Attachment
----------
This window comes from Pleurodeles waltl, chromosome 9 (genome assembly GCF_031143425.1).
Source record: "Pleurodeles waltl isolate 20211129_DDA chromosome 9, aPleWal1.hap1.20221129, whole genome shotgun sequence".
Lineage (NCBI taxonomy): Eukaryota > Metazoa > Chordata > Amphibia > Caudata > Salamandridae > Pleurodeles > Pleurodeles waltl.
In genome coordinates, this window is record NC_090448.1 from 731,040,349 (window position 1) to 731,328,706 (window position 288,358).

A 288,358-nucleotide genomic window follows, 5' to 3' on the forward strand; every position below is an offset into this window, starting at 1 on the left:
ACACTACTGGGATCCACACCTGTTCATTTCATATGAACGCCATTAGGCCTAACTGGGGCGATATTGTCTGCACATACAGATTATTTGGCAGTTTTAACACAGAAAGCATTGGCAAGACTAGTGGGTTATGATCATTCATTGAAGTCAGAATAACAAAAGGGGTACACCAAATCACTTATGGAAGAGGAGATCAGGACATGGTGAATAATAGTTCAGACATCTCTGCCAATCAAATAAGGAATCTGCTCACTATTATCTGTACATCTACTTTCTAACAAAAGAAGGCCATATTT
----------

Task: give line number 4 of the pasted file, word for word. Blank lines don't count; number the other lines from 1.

In genome coordinates, this window is record NC_090448.1 from 731,040,349 (window position 1) to 731,328,706 (window position 288,358).